On Friday, the state of Maryland became the first in the country to impose a tax on the billions of dollars tech companies make selling online advertising. The Maryland Senate voted to override Gov. Larry Hogan’s veto of the proposed law after the House of Delegates did the same Thursday. The tax is aimed at tech giants like Google, Facebook and Amazon, and would range from 2.5% to 10% of ad revenue, depending on the company’s size.
In its first year, the tax would raise an estimated $250 million. The money tech firms pay would go to schools, said state Sen. James Rosapepe, a Democrat from College Park.
“These companies have built their businesses on the public investment in public education,” he said. “So we said, ‘Look, let’s dedicate the money from these folks to making our education system even better.’ That’ll be good for the people in Maryland; it’ll also be good for these companies.”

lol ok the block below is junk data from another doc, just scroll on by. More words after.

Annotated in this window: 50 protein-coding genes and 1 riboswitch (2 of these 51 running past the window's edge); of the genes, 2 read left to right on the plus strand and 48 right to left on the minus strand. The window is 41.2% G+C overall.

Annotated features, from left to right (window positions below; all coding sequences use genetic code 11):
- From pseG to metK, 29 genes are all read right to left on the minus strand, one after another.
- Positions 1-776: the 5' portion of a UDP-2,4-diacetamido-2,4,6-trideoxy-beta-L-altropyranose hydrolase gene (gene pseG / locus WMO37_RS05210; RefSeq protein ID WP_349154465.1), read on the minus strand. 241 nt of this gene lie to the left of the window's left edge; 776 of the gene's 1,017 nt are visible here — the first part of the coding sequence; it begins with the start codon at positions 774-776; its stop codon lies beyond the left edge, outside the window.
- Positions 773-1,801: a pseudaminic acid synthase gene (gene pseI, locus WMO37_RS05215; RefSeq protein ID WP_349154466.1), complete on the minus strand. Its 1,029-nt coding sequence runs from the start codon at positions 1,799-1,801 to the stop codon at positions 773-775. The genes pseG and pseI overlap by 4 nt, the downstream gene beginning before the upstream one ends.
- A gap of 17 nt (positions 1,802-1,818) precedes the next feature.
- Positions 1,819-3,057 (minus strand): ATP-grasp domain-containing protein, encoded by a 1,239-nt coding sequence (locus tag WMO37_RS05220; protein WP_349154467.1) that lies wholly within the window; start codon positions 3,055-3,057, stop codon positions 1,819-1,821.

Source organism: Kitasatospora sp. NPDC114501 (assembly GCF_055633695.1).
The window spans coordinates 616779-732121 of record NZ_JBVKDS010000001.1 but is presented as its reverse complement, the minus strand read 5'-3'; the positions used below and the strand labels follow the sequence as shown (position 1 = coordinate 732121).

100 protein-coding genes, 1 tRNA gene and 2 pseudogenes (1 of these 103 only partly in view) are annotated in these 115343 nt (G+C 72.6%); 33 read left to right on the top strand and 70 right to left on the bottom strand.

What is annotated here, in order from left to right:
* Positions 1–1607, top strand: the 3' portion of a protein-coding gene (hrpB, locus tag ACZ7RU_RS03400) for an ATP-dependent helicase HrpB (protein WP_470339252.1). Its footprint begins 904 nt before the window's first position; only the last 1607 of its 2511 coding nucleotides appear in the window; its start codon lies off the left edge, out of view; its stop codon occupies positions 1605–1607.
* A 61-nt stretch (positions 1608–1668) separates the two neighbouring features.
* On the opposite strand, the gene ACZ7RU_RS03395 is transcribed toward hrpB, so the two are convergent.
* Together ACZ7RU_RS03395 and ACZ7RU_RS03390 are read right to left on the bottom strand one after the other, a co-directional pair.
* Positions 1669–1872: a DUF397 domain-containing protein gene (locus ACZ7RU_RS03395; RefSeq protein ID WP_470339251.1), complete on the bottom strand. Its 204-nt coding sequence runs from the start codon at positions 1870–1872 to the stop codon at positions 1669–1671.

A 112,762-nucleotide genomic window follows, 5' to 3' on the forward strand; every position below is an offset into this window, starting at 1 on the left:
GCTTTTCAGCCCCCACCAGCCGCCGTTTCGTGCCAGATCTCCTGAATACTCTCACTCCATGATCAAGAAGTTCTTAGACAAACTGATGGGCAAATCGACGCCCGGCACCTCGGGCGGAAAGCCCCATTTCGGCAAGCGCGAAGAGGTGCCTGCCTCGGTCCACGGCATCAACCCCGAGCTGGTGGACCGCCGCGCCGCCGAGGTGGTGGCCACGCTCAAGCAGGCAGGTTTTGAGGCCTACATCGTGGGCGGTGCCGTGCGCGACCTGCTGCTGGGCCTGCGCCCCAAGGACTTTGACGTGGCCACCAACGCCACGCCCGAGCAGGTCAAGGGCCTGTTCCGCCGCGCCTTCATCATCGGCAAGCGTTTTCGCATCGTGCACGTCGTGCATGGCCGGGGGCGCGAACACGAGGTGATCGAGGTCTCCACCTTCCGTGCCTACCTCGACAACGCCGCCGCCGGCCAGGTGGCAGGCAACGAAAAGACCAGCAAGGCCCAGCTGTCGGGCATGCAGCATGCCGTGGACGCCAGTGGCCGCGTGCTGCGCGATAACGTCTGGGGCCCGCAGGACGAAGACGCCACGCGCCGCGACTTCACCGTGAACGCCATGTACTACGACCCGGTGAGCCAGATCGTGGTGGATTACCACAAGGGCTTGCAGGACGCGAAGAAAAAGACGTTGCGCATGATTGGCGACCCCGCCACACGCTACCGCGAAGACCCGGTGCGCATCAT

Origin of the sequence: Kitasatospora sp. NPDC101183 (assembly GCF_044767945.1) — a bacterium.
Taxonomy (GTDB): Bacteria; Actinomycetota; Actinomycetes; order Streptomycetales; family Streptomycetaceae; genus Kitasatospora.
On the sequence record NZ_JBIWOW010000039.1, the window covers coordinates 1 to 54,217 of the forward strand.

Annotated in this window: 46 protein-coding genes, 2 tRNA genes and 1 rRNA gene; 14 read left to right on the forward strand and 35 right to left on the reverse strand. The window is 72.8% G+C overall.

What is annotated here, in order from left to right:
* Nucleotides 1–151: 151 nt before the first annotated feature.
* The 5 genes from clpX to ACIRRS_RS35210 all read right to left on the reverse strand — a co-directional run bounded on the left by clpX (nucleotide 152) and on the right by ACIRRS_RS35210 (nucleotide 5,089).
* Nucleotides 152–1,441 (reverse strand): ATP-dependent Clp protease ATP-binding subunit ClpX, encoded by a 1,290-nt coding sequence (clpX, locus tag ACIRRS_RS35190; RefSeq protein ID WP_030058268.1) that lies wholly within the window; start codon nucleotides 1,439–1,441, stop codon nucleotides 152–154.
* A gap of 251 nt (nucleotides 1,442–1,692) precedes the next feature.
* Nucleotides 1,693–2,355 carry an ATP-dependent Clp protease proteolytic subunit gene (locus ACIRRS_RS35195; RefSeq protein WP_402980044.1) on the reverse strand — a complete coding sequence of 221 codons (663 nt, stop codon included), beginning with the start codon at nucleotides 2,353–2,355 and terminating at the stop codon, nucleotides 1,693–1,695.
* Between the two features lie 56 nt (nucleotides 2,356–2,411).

Maybe so, but a coalition of businesses and tech industry groups has been fighting the tax. Spokesman Doug Mayer said local shops and restaurants that advertise on Facebook and Google will end up paying for it.
“When the cost of those ads go up, the business buying those ads needs to adjust for that,” Mayer said. “They’re going to increase the cost of the items that they sell, which then falls down on the consumers.”
Opponents of the bill said they will fight it in court. Federal law prohibits taxes that single out e-commerce, said Jared Walczak with the conservative-leaning Tax Foundation.
“You can tax all advertising, including digital advertising, but to create a tax on digital advertising without an analog component violates the Internet Tax Freedom Act,” he said.
Still, other states, including Connecticut and Indiana, are considering similar measures. Some European countries have imposed taxes on digital services.
Jessica Lee is a partner with the law firm Loeb & Loeb, which counts large tech firms among its clients. She sees the effort as part of a larger backlash against Big Tech and the business model of harvesting personal data to sell targeted ads.
“A tax is not going to persuade a company who has over $15 billion in ad revenue to change their business model,” she said. “I just don’t see that happening.”
Doing that, she said, would take more comprehensive federal reform.
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